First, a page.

One major part of Japanese culture is its festivals. These events are thrown year-round and each one has its own meanings and customs. Many areas have their own version of the same festival and their own unique ones that you can’t find anywhere else. Finding out which festivals happen and at what time is easy to do, and the locals are always happy to have new people enjoy their culture.
Kawasaki Halloween Parade
This festival happens about a week before October 31st, and it is free to the public. You can enjoy the parade from the streets, or you can pay 1,000 yen and join in the parade yourself. People wear a large assortment of costumes and enjoy the day celebrating Halloween festivities. If you want to get a good viewing spot you will need to get there early. It is good for the whole family and is one of the many parades that happen near Tokyo.
Kawasaki Daishi Furen-Ichi
This festival starts in mid-July and runs for five days. It is held at the Daishi Temple in Kawasaki, and it features 900 kinds of wind chimes from 50 locations from across Japan. The Chime market is open to the public, and you can purchase any of the chimes (furin) you like. It usually opens at 10 am and closes at 6 pm, so make sure you plan your day accordingly.
It is a typical sight during the summer months, but one of the best fireworks displays in Kanagawa is the Kamakura Fireworks Festival. This fireworks display happens in early July. It isn’t as big as some of the other festivals in the neighboring areas, but it offers a more laid-back experience by allowing everyone to watch the display from the beachside. The one thing this festival offers is the view of the fireworks glistening off the sea as each one explodes. It is truly an experience that anyone would enjoy, and it beats the crowded festivals of other places.
Kanamara Penis Festival
This is one of Japan’s most interesting festivals and takes place every year in April at the Kanayama Shrine. It has become very popular over the years and draws huge crowds of foreigners. The festival is meant to promote healthy relationships, protection from sexual diseases, and healthy childbirth. You can find candies and vegetables shaped to look like penises and vaginas, and the mikoshi is also a large penis that is brought to and from the shrine. Once the parade session is finished you can enjoy musical entertainment and the many food stalls at the nearby Daishi Temple. It is recommended you get there very early as the line becomes long quickly, and it becomes crowded on the temple grounds as well.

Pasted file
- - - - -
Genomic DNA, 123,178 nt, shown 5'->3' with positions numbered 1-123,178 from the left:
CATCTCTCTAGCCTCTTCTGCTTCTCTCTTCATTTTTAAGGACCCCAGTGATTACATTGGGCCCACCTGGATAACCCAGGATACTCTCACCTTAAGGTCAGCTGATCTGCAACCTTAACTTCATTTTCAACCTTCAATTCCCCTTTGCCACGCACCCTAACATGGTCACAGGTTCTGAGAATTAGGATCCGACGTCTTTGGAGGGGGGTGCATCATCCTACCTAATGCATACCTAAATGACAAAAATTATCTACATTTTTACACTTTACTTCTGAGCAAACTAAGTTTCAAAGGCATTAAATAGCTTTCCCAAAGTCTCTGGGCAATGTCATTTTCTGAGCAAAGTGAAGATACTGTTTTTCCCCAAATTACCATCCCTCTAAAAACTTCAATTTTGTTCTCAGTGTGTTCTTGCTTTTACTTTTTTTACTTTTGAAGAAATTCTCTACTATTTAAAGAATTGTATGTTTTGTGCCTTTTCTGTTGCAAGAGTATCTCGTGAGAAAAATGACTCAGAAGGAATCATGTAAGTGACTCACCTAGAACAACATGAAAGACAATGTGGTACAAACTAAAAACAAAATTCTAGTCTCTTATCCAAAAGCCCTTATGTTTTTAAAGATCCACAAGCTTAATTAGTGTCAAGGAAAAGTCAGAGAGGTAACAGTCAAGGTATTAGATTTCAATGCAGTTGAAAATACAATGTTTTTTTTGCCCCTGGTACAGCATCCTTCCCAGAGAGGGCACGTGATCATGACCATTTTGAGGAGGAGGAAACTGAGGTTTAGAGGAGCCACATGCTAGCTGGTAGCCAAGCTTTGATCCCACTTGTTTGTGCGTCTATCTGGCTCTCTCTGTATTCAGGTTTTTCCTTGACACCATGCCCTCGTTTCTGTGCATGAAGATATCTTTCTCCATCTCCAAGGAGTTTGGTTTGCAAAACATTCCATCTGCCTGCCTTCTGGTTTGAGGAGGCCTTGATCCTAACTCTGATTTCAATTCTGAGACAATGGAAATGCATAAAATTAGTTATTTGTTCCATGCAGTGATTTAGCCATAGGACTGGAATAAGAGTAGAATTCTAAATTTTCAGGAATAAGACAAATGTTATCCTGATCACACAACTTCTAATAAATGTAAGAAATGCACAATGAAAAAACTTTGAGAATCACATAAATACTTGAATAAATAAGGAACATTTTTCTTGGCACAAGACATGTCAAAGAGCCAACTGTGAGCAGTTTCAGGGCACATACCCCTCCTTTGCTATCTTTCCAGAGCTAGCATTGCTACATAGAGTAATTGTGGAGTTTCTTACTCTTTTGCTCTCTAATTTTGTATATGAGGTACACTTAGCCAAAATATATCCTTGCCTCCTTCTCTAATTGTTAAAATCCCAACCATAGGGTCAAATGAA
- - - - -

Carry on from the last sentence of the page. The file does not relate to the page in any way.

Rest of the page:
This festival happens on the second Sunday in July. It is a famous local tradition that begins at Yasaka and Koyurugi Shrines. It is famous in many areas of Japan and draws many people from other places in the country. After the festival rituals are performed, the mikoshi is then paraded down the streets. It is accompanied by a tenno hayashi band, and they perform their chants and songs as the mikoshi is brought out to the sea. It is the best part of the entire precession and is a must-see for any visitors to Japan. Since it is so famous, it fills up quickly so make sure to plan ahead and get there early.
Atsugi Ayu Fireworks Festival
This large-scale fireworks festival happens in early August and is one of the biggest in the country. It averages an attendance of about 500,000 every year, and it showcases more than 10,000 fireworks. It is truly a sight to behold, and it helps that the loading dock and the viewing area are close to each other. It guarantees a spectacular view of the ensuing display. The finale is one thing of note as many people enjoy the cascade of sparks falling to the water. It is very difficult to find a decent spot so getting there very early is a must. There many restaurants to visit once the festivities are finished, so you can enjoy more leisure time after it is finished.
Odawara Cherry Blossom Matsuri
Every year in Japan, from March to April, the sakura trees begin to blossom and turn areas of the country into pink oceans of flower petals. This festival begins around the end of March and into the beginning of April at the Odawara Castle Park. It is ranked in the top 100 cherry blossom viewing spots, and the area boasts around 320 trees. There is a special tree there called “Weeping Cherry Tree of Choko-Zan Shotai Temple’, and it is said to be 340 years old. There are parades, food stalls, and other events to enjoy during the festival time. At night, they light lanterns that give a different feel and look to the area as well. It is open to the public, and it is a medium-sized event. You shouldn’t have trouble finding a spot to view the trees and enjoy the festivities.